So what should India do? Well, BCCI must look ahead and ensure that such things don’t ever get repeated again. The question then is: what will deter potential cheats—from umpires, to players to referees—from trying? It’s impossible to completely prevent them from trying: but how can the costs of doing this be made as expensive as possible?

    BCCI had three options: (a) Do Nothing (b) Appeal Harbhajan’s ban (c) Pull out of the series in protest against the cheating and against Bajji’s ban.

    Which of these three would deter future cheats? Doing nothing would be asking for it. Appealing Harbhajan’s ban is par for the course (and the facts are such that he could be exonerated even without threatening to stop the series). The only option that would raise the costs of cheating India is one which is an extra-ordinary response: such as calling the series off. (Btw, I don’t believe in all that satyagraha type business Prem Panicker wrote about. Nor do I think black arm bands will cut it).

    Phrased differently: doing what BCCI did was not only a “cheap” signal, but also indicated that it would be content with Bajji being allowed to play on, and getting removed Bucknor. It does raise the costs of future cheating somewhat, but does not raise them high enough. BCCI’s “reasonableness” will work to India’s disadvantage.

  15. I dont favour calling off the tour especially now that national honour has been restored to an extend with Bucknor out and Bhajji able to play till appeal is decided on.

    Another reason why I want the tour to go on is because I love to wake up early in the winter mornings to watch the ODI triangular series.

  16. I agree that BCCI was reasonable but its not without reason. One cannot take absolutist positions when so much money is involved. And let me say that the best defence against typically Aussie sledging is to engage in it and by coming back from the tour we’d have lost a big chance to pay them back in the same coin and cut them down to size, at least with regards to ethics and behaviour, if not performance in the game itself.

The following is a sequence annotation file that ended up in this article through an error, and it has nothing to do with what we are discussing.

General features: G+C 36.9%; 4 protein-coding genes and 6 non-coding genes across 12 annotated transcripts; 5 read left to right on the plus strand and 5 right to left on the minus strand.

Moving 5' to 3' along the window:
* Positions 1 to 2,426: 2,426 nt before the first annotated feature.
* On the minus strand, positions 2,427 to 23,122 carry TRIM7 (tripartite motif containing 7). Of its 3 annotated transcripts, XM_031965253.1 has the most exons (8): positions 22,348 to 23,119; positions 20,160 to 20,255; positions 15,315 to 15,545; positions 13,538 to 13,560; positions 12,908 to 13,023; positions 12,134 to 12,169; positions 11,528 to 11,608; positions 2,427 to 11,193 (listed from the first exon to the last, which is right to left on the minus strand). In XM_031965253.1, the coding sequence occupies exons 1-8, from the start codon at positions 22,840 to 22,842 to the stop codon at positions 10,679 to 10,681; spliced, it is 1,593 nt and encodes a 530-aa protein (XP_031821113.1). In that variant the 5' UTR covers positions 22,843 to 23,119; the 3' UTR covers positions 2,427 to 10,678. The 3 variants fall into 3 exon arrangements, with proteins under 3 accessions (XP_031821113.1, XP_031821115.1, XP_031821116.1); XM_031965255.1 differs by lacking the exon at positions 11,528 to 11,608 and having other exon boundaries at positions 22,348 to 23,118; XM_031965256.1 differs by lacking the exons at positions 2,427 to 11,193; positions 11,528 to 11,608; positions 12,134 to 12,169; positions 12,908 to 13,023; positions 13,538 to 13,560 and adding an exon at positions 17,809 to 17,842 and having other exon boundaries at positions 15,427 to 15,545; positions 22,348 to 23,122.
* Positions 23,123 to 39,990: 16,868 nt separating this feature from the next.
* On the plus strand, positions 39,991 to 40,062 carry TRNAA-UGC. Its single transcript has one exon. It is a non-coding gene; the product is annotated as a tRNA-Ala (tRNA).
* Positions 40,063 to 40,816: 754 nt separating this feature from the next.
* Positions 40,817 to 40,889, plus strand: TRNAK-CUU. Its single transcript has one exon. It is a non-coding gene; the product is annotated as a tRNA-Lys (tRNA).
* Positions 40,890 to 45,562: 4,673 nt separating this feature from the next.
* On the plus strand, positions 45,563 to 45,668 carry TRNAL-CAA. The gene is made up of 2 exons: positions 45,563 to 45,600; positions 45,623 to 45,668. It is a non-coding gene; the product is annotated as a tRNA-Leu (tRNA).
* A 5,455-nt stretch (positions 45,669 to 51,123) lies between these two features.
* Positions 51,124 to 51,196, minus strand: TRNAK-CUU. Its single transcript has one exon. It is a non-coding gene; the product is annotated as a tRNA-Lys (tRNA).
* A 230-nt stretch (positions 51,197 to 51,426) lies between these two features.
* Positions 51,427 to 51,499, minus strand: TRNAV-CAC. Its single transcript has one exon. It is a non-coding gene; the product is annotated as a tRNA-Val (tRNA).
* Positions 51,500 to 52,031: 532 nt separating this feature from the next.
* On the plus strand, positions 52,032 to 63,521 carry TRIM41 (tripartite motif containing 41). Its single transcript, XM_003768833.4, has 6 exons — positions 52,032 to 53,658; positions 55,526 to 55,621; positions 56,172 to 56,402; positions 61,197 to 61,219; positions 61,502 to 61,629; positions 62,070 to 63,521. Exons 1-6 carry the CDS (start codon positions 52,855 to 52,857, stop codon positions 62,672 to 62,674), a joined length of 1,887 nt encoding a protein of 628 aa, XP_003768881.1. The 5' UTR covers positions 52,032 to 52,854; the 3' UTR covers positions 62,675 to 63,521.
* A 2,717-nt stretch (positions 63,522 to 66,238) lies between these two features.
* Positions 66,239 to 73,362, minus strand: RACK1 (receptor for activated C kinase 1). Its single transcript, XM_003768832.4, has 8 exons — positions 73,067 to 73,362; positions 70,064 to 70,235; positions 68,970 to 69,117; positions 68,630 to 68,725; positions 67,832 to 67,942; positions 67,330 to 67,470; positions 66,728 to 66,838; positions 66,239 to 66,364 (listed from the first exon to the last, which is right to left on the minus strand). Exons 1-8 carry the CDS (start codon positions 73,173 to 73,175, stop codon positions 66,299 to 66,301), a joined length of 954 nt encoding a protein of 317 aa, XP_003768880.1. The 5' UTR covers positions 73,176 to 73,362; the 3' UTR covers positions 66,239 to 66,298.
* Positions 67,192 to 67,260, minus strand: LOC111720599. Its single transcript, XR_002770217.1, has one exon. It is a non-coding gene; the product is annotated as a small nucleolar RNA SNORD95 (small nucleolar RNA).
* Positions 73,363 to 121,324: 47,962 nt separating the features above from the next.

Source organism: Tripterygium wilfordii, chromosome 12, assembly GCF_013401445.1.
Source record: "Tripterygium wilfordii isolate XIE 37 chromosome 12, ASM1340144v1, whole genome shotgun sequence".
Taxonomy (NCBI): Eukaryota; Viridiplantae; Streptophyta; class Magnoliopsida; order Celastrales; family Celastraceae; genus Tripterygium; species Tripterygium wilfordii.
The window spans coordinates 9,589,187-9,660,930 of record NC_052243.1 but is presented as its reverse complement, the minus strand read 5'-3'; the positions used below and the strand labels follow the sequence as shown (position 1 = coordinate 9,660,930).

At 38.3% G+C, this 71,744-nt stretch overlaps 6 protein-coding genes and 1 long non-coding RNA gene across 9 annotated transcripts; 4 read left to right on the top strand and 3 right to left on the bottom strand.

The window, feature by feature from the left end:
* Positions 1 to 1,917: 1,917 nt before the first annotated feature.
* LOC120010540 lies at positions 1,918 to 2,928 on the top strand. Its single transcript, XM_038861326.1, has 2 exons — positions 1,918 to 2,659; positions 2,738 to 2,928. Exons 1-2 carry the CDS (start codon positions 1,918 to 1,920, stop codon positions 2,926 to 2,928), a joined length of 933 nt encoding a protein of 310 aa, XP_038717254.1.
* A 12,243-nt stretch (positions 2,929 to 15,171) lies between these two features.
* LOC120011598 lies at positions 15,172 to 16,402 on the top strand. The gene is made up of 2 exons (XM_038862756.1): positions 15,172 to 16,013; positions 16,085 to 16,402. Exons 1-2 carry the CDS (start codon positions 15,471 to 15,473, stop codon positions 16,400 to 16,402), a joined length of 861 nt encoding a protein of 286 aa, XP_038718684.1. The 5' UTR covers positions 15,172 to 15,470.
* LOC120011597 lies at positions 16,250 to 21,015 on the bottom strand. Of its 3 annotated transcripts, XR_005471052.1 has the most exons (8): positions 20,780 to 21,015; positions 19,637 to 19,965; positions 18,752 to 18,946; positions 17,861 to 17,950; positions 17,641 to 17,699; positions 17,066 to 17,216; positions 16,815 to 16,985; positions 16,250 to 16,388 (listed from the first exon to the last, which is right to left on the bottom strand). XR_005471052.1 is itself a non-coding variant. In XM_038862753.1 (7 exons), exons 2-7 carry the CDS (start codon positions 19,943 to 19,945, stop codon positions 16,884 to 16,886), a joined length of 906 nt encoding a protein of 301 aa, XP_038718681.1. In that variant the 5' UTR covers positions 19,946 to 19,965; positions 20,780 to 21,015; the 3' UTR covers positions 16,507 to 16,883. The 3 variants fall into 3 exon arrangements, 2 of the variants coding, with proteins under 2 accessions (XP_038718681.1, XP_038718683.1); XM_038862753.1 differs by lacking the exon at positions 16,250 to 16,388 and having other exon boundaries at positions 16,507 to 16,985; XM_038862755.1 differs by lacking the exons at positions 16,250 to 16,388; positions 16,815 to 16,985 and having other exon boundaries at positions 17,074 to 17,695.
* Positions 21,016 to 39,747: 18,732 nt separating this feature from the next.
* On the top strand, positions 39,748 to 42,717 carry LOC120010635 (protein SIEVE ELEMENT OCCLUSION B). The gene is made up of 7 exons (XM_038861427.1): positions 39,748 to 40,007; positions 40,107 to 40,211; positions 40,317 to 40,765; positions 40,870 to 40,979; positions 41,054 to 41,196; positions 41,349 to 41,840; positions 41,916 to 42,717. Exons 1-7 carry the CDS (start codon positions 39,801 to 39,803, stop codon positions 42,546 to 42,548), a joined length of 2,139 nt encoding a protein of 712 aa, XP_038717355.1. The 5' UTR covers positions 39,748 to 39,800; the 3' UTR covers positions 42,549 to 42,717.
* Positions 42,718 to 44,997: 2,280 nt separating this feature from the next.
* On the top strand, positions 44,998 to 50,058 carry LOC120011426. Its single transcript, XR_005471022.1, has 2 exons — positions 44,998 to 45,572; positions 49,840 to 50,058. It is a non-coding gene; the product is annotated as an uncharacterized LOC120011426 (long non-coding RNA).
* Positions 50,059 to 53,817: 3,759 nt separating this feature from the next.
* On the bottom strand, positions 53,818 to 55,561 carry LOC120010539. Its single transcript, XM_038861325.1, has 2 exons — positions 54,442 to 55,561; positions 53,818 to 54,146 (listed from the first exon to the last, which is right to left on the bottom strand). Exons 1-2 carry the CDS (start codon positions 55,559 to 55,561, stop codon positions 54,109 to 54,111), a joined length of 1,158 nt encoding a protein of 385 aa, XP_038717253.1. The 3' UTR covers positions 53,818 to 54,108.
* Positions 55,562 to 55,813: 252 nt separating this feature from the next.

17. Weekday Grime
    Andrew Symonds has a nick name.
    Its Roy.
    Its based on a British comic strip about the life and exploits of a fictional footballer named Roy ####.
    Find for yourself, the last name of Symonds’ nickname

  18. Nitin,

    I don’t think the Indian team should have been called back. Personally, I’d not think that that’s how India could have thrown its weight about. Some could view a withdrawal as a strong statement of intent, while others would undoubtedly view it as a sign of Indian guilt over what happened, and perhaps even meekness.

    In this one instance, I think the BCCI has not done too badly rather surprisingly). The cards were laid on the table – you sack the umpires and allow Harbhajan to play till the time of the appeal, and we stay, or else we pack our bags and go home. Within one day, the ICC relented and Bucknor was sacked, and Harbhajan is free to play till the time of the appeal hearing.

    I’d like to see the tour continue. The next game is in Perth, and I’d like to see Harbhajan play (irrespective of the fact that the Perth track assists the quicks). The Australians are flustered. They have been since their T20 world cup defeat at the hands of India. India is (realistically) the only team which can beat them, and almost did at Sydney. They know it themselves. Cricket needs someone to stand-up to the Aussies, and India is in the best position to do so. Leaving Australia now would allow their team and it’s pathetic ways to continue…

  19. I think a lot of people are under the impression that BCCI has scored some kind of victory with the sacking of Bucknor and by “allowing” Harbhajan to play. This impression needs to be corrected.

    1. The sacking of Bucknor was necessary not because he was anti-India, but because he was pathetic beyond belief in Sydney. So were Benson and Oxenford. Strangely enough, there has been no action taken against them (none that I know of) so far. This is not a favour to India. Incompetent umpires deserve to be sacked.

    2. The second point is even more astonishing: the ICC has not done anything at all actually, while trying to appear conciliatory and magnanimous. Under the existing rules, every player is anyway allowed to continue playing while his appear against a disciplinary verdict is pending. Keeping the appeal pending till a later date is not a concession at all. If anything, the appeal should have been heard right away and justice done.

    But already it is clear the BCCI has struck a deal behind the scenes and we are probably going to be stuck with it.

    Regardless of that, people should not assume that BCCI has “won” in any sense of the term. If anything, it has lost the initiative and dealt a blow to the team’s morale.

  20. I would say the aussies were very clever in levelling charges against harbhajan. Racism and Nuclear bombs are the two words that catches the fancy of the western world like no other.

    Regarding pulling out from ICC and flexing muscles, most commentators have failed to factor in ICL. If BCCI gets out of ICC, it loses its only edge against ICL, that of being the official cricket.